Some time ago, I read a novel by Dean Koontz in which the following piece of wisdom was key: Never lie to the dog. No matter what lies you have to tell yourself in the mirror, no matter how bad things get, never lie to the dog.
Everyone should have a safe place to tell the truth. A place where you can say what needs to be said without shame or fear, where you can sort of float the unpleasant truth out there and see how it feels, or be proud for some accomplishment when you think you should be modest. For some, the safe place might be the dog, or a therapist, or a journal.
But I think this kind of truth-telling can be a kind of prayer. It's an honest, soul-baring prayer, in which we admit that we don't always like ourselves or our actions, that we can be unpleasant way down deep, and that we need affirmation far more than we'd like. At least that's what it is for me sometimes.
And it's a kind of prayer I need, because I have discovered in myself an incredible capacity for fantasy, for denying reality, for believing stuff that's just not true. Not lying to the dog (or to God) lets me hear the lies in what I tell myself, and to know that I am loved, that I am smart and capable, that sometimes life is hard, but that I can survive, and even thrive, because I don't do it alone.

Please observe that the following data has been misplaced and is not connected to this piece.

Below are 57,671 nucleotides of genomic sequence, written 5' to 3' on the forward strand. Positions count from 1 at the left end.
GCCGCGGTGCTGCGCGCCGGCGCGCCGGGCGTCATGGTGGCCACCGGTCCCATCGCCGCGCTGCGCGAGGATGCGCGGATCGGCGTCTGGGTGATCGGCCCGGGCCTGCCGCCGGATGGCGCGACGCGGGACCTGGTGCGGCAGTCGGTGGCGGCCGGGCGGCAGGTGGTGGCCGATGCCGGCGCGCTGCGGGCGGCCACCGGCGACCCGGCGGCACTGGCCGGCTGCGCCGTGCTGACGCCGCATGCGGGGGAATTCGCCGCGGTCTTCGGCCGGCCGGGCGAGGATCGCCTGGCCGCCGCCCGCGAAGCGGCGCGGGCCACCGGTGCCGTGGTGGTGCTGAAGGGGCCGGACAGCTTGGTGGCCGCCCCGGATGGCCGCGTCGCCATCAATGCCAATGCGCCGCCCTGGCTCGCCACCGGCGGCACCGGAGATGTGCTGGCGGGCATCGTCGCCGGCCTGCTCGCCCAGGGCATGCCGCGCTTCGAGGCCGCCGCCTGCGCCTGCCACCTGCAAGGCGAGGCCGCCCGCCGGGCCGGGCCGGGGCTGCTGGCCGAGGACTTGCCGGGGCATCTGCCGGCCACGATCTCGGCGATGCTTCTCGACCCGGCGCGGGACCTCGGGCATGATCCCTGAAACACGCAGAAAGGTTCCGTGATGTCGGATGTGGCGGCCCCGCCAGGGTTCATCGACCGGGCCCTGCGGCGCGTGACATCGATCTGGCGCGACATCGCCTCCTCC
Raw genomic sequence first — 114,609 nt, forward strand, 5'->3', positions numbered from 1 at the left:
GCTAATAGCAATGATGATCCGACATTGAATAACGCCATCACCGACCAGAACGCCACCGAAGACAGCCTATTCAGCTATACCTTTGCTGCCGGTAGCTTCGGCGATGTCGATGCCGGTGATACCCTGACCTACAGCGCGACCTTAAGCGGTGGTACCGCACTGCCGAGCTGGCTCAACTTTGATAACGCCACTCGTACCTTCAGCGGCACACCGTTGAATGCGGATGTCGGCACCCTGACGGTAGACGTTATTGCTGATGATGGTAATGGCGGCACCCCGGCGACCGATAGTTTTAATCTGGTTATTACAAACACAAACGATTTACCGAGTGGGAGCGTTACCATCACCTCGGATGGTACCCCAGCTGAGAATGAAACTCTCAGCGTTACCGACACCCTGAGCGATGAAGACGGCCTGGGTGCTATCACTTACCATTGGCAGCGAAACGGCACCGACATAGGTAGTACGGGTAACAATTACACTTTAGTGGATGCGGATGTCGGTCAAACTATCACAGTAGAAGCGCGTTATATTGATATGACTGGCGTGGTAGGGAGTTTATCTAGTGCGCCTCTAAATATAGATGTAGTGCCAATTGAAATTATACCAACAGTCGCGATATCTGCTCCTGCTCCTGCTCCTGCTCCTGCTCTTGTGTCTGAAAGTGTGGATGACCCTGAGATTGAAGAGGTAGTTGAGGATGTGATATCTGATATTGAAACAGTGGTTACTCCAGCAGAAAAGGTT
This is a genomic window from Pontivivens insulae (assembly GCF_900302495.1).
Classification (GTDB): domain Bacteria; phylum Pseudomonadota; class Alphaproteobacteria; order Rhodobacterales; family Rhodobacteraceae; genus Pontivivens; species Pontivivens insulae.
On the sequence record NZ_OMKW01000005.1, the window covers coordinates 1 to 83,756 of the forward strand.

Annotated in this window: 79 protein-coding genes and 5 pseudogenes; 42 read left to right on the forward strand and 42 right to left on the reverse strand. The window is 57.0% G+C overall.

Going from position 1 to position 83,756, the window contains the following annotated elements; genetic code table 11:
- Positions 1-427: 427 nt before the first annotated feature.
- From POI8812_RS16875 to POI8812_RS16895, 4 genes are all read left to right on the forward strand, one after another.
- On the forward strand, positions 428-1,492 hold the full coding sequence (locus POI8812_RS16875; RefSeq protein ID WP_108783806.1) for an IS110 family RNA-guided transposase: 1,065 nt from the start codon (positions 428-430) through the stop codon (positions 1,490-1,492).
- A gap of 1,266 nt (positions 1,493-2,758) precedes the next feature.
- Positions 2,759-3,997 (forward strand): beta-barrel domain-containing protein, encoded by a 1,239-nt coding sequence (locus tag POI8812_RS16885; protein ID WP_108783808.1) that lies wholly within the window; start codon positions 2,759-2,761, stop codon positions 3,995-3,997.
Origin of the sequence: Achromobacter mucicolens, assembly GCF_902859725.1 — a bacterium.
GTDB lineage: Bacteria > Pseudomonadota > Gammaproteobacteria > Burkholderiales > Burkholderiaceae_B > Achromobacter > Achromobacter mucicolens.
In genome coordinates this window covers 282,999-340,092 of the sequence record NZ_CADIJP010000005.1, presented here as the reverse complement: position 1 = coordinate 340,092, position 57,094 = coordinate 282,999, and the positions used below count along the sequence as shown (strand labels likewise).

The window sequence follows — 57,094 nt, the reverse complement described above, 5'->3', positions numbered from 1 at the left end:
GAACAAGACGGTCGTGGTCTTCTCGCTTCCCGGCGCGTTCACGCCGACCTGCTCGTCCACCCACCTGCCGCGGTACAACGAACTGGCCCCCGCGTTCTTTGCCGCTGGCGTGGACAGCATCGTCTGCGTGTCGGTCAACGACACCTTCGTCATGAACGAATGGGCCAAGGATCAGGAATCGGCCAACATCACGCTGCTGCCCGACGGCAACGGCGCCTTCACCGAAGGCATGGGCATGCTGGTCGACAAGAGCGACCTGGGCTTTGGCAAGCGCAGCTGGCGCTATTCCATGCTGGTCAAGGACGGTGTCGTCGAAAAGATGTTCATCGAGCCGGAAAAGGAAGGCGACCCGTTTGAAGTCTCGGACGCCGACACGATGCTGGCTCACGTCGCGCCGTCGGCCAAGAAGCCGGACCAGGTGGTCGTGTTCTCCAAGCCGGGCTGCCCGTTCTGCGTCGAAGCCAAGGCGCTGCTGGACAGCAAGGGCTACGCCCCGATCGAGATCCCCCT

It's a new rule at our house, don't lie to the dog. Each of us is committed to finding a place to tell the whole truth when we need to, and it's not one another. I don't know that any marriage can survive that! But we need place where we can say the hard things: I hurt, I'm angry, I don't feel loved, I did a really great thing, whatever. And we need a place where the hard things are accepted and acceptable, where we get a sense that there is a love for us that truly exists without conditions, that celebrates our victories, even when we can't see them clearly, and lets us see that our grief, while real, is not all there is.
For me, that place is God. For the main character in that Koontz novel, it was the dog.
Who is it for you?